The Illinois program NAMD2 described by Kalé et al. is specifically tailored to parallel computing platforms. Through a multidisciplinary collaboration, its features are continuously adapted to the application needs of biophysicists. NAMD2 is also implemented using a modular C++ design, and uses data-driven objects, and object-migration based load balancing supported in Charm++, a parallel C++ library. NAMD2 uses spatial decomposition combined with force decomposition to enhance scalability on various parallel architectures. The performance efficiency of NAMD2 on 220 processors (namely parallel speedup of 180, or around 80% efficiency) is impressive and might further be improved through communication-overhead reduction.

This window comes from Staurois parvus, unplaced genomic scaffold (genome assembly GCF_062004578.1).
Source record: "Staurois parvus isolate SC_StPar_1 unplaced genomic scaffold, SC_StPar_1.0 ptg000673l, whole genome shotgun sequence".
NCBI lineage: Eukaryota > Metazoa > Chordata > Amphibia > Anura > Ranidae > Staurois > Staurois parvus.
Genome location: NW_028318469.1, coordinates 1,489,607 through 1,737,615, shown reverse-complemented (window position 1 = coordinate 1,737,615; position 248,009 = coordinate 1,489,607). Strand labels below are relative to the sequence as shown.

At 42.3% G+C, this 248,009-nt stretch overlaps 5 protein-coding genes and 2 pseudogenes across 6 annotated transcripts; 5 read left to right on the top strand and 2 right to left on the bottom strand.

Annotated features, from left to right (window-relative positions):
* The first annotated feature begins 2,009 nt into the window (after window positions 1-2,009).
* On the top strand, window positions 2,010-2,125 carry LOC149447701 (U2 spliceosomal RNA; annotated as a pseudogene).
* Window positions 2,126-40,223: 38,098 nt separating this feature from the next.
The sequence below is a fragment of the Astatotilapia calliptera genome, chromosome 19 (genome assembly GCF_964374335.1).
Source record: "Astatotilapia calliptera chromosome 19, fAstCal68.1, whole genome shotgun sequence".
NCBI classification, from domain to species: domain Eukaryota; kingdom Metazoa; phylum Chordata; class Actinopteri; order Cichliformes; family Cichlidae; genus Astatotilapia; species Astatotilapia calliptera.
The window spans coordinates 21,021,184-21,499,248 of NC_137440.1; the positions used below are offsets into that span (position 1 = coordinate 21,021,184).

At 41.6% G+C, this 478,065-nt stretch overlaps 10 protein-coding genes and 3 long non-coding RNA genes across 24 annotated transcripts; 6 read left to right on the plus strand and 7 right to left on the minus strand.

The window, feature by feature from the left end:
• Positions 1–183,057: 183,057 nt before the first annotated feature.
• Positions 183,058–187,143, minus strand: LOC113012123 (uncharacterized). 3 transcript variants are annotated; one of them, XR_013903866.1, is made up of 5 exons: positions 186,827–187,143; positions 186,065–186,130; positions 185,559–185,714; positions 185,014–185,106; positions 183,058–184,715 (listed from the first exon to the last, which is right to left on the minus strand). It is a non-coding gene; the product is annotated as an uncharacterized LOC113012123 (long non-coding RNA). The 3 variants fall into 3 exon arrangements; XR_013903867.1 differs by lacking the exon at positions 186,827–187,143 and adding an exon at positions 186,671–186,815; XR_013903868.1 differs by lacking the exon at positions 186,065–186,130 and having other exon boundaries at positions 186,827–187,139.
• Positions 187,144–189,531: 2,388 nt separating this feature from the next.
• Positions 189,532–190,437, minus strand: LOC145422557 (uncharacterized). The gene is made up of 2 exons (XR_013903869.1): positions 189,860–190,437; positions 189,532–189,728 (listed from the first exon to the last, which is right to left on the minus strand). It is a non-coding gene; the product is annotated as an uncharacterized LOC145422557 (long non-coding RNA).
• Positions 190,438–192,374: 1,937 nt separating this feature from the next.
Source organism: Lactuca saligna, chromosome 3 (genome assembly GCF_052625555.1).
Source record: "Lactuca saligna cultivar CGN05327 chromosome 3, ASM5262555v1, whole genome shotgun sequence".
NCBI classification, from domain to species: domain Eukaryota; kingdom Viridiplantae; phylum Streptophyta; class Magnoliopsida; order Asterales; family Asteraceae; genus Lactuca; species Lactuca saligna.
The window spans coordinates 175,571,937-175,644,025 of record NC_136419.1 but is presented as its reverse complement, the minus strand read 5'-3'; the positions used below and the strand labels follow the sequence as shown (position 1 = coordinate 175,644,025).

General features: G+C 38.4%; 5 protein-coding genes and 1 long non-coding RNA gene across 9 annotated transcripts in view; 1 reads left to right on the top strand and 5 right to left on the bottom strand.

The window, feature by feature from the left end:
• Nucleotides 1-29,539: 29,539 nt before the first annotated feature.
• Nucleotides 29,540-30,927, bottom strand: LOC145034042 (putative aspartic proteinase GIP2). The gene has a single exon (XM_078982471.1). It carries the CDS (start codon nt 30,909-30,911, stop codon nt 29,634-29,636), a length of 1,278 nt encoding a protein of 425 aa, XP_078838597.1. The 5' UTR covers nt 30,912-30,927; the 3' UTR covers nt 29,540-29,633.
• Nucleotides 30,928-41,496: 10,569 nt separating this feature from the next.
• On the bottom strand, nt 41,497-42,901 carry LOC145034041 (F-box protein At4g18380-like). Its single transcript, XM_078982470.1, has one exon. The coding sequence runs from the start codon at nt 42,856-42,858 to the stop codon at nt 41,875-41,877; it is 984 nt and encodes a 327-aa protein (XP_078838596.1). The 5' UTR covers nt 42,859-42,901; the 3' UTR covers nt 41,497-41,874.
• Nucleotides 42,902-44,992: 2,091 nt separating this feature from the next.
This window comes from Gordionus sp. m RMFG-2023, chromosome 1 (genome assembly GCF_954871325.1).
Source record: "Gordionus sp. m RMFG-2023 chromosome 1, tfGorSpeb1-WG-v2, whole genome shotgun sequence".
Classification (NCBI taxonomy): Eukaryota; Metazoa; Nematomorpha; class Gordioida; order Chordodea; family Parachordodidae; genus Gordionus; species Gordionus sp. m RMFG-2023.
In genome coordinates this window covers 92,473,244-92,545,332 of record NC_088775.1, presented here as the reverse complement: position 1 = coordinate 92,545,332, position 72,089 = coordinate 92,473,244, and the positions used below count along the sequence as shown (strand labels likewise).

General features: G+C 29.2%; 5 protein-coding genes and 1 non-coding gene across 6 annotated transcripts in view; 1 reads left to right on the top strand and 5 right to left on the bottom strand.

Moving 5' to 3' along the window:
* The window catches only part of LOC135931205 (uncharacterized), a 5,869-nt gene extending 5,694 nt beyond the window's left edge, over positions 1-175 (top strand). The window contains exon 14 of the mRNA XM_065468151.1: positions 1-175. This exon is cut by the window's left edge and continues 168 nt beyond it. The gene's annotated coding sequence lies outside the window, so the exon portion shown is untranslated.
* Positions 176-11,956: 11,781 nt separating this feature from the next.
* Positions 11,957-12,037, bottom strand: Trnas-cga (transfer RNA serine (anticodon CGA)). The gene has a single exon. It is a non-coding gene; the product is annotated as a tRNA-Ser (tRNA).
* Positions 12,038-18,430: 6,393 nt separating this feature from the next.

4 Biomolecular Applications

To make biomolecular simulation studies physically relevant, modeling ingenuity and algorithmic tailoring is often required to treat large complex systems. The five biomolecular applications presented next in the volume require such tailoring: efficient configurational sampling guided by experimental data, efficient global optimization procedures for protein folding, free-energy simulation protocols for molecular complexes, simulation protocols for supramolecular systems, and homology-based protocols for protein structure prediction.

4.1 Biomolecular Interactions and Complexes